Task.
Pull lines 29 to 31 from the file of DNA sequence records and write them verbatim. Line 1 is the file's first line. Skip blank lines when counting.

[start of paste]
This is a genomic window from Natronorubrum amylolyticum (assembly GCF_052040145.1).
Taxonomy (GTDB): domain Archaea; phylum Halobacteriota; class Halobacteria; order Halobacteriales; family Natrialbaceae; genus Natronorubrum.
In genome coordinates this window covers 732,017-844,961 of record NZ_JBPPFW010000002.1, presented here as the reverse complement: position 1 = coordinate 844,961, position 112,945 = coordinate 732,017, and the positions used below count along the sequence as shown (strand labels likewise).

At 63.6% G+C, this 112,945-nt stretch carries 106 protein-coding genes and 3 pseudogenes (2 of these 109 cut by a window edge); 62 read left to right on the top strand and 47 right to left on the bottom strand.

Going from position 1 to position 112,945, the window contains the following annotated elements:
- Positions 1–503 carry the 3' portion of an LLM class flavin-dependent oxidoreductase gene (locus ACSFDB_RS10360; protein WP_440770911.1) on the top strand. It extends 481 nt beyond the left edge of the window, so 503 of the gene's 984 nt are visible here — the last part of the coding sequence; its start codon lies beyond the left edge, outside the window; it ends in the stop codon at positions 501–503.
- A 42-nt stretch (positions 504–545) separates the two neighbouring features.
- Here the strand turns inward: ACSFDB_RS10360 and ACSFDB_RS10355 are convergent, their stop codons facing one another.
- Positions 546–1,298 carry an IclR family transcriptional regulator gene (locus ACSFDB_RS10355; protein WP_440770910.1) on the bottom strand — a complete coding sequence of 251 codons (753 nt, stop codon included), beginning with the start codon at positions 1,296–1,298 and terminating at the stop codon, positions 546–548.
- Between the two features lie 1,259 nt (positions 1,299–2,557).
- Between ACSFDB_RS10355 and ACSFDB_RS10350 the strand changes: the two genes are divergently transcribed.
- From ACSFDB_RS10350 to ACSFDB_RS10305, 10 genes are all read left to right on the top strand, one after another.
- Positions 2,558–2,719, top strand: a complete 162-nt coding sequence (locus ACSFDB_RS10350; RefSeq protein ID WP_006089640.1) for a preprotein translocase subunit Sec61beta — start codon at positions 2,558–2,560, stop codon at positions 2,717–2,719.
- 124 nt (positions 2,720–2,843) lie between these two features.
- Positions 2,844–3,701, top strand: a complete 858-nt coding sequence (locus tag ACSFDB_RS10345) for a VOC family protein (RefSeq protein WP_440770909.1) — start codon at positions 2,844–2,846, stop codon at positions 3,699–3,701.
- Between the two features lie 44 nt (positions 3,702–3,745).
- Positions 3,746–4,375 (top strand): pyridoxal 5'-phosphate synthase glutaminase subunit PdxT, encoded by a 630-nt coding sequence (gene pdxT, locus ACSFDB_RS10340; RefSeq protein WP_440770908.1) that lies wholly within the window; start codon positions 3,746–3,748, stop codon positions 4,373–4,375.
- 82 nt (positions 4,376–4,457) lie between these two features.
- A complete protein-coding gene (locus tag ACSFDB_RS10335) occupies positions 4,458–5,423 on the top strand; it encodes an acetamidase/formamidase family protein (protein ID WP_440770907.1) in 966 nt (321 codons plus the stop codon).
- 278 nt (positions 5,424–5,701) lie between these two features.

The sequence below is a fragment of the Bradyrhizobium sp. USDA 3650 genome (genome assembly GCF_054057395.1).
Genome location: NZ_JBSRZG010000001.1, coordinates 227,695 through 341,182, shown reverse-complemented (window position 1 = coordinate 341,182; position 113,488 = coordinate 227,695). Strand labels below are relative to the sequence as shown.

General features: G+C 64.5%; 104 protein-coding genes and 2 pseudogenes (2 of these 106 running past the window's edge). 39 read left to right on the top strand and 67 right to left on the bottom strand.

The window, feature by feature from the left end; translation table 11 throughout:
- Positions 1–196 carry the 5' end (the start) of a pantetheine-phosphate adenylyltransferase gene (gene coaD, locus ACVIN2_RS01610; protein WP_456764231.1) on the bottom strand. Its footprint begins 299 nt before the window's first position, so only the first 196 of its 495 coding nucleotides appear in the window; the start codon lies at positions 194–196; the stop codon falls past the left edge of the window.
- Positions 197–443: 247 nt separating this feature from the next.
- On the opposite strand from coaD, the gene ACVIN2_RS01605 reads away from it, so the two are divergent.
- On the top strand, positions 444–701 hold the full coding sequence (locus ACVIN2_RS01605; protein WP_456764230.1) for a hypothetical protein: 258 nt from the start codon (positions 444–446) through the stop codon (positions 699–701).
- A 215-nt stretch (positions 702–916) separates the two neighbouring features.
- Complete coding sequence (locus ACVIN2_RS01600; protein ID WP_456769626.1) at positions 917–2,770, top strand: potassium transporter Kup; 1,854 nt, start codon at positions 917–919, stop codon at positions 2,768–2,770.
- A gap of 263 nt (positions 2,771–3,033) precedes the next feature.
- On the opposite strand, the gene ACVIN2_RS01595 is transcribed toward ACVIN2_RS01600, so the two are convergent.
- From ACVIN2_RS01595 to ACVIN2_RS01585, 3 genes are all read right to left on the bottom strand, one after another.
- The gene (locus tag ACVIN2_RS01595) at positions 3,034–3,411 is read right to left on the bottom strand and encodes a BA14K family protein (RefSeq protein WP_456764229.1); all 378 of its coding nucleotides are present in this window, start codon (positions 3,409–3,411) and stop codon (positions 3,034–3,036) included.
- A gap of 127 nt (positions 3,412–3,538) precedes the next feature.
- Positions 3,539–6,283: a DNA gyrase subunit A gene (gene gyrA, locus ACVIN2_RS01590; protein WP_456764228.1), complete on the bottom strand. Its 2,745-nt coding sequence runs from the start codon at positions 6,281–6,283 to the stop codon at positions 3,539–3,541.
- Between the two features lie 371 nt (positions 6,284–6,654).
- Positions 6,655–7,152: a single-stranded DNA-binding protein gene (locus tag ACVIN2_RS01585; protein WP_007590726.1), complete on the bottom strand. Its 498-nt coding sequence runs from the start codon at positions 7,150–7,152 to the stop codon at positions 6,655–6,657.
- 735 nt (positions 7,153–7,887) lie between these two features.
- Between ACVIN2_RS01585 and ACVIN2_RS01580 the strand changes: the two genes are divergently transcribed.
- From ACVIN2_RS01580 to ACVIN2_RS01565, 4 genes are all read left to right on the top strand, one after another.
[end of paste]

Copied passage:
- A 215-nt stretch (positions 702–916) separates the two neighbouring features.
- Complete coding sequence (locus ACVIN2_RS01600; protein ID WP_456769626.1) at positions 917–2,770, top strand: potassium transporter Kup; 1,854 nt, start codon at positions 917–919, stop codon at positions 2,768–2,770.
- A gap of 263 nt (positions 2,771–3,033) precedes the next feature.